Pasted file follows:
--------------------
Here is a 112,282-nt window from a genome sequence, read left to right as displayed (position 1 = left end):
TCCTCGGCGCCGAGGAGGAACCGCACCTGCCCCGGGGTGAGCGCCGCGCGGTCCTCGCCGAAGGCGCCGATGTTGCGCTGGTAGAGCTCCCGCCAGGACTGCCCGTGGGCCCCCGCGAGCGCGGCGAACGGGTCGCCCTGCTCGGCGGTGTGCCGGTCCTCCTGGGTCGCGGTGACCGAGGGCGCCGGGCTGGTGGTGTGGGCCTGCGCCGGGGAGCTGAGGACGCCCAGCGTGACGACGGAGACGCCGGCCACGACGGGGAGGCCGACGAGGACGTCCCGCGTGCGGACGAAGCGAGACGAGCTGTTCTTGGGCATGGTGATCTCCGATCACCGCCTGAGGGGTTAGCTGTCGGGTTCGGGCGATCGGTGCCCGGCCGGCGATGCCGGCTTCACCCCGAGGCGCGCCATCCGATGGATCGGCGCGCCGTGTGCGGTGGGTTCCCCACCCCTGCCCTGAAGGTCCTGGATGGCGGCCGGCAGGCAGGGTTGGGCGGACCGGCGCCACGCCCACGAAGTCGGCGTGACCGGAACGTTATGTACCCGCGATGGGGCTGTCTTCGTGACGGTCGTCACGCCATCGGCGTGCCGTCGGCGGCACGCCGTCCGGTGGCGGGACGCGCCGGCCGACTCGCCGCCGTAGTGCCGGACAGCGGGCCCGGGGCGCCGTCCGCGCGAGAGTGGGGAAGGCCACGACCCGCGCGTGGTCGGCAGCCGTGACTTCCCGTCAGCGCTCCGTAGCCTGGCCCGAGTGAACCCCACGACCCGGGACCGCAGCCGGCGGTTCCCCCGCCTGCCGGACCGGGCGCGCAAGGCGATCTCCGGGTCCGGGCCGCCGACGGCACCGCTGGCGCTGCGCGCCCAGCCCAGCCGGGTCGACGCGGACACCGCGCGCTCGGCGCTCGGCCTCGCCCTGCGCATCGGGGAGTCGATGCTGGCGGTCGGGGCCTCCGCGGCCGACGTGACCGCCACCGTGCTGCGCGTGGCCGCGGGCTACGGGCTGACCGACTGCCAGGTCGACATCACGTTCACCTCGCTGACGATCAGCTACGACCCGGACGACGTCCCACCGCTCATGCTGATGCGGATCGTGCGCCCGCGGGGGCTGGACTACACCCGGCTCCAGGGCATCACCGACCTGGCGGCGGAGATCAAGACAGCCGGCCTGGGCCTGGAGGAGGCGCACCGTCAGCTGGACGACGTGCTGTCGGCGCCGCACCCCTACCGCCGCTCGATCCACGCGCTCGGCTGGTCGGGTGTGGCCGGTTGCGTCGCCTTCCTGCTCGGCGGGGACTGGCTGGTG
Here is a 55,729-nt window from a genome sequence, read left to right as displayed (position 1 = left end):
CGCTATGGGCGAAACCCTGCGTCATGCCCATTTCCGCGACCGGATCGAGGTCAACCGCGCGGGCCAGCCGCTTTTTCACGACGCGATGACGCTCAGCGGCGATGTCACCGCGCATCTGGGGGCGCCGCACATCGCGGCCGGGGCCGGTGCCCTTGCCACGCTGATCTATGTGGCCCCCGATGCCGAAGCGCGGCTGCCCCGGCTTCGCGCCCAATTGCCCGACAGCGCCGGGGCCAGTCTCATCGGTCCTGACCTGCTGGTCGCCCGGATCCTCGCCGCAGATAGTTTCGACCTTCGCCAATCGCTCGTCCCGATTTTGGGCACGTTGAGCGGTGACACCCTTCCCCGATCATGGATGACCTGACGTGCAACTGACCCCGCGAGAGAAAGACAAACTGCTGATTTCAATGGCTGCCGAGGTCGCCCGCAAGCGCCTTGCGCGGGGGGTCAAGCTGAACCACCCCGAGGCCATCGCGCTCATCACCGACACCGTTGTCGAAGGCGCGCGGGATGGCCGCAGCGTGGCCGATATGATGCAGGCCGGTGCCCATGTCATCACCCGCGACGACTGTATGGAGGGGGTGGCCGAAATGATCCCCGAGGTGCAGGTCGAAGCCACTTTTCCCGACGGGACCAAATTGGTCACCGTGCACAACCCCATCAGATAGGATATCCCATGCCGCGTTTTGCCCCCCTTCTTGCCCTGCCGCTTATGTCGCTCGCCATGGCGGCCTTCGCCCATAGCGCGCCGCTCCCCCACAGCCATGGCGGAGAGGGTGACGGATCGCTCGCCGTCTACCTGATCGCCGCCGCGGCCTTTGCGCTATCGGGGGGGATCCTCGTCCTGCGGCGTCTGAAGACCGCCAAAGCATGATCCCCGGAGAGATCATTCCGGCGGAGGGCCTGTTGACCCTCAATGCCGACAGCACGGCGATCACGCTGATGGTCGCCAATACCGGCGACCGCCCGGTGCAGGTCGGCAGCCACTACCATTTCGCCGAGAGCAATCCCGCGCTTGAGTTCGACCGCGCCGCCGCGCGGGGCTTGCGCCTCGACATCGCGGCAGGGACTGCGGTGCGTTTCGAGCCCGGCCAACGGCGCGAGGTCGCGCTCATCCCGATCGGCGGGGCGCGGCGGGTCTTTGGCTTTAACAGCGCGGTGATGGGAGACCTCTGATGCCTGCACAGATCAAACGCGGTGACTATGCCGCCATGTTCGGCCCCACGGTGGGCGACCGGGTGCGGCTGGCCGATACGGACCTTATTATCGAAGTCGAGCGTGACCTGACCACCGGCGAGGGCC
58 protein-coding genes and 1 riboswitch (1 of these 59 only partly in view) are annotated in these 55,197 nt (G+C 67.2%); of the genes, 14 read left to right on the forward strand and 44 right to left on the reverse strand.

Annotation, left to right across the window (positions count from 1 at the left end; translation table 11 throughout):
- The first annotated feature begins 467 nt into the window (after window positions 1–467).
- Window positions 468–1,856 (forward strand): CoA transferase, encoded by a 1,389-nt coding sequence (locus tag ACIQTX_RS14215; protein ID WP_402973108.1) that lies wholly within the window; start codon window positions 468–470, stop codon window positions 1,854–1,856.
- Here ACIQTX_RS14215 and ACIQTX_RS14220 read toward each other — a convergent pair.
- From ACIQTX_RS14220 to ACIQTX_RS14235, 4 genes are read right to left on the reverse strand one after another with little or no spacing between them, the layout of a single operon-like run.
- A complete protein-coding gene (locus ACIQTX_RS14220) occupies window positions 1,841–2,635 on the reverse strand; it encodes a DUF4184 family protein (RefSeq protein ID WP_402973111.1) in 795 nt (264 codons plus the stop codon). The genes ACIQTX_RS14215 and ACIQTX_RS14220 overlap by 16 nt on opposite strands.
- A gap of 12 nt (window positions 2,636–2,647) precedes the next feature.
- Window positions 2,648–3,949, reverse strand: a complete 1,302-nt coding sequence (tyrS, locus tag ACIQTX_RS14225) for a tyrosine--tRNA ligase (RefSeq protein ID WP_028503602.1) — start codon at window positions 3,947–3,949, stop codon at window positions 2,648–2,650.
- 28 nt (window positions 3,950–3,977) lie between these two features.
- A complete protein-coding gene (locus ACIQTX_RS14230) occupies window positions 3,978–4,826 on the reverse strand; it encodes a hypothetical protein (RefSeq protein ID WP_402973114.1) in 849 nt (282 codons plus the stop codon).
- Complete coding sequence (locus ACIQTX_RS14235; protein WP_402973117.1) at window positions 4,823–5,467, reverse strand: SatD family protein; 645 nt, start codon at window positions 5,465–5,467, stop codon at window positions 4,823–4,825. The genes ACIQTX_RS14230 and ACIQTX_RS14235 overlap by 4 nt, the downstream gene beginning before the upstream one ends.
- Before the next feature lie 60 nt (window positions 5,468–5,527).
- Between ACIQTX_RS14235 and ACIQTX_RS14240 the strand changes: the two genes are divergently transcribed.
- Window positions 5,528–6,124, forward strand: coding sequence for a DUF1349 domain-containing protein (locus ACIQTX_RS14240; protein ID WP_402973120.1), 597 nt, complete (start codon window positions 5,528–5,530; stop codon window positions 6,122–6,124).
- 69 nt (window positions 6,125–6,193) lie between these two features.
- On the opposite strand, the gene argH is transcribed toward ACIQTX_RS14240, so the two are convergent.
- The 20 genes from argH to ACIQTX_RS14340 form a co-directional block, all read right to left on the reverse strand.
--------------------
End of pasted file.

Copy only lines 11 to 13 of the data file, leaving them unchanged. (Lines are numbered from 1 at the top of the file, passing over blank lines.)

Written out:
- A complete protein-coding gene (locus ACIQTX_RS14220) occupies window positions 1,841–2,635 on the reverse strand; it encodes a DUF4184 family protein (RefSeq protein ID WP_402973111.1) in 795 nt (264 codons plus the stop codon). The genes ACIQTX_RS14215 and ACIQTX_RS14220 overlap by 16 nt on opposite strands.
- A gap of 12 nt (window positions 2,636–2,647) precedes the next feature.
- Window positions 2,648–3,949, reverse strand: a complete 1,302-nt coding sequence (tyrS, locus tag ACIQTX_RS14225) for a tyrosine--tRNA ligase (RefSeq protein ID WP_028503602.1) — start codon at window positions 3,947–3,949, stop codon at window positions 2,648–2,650.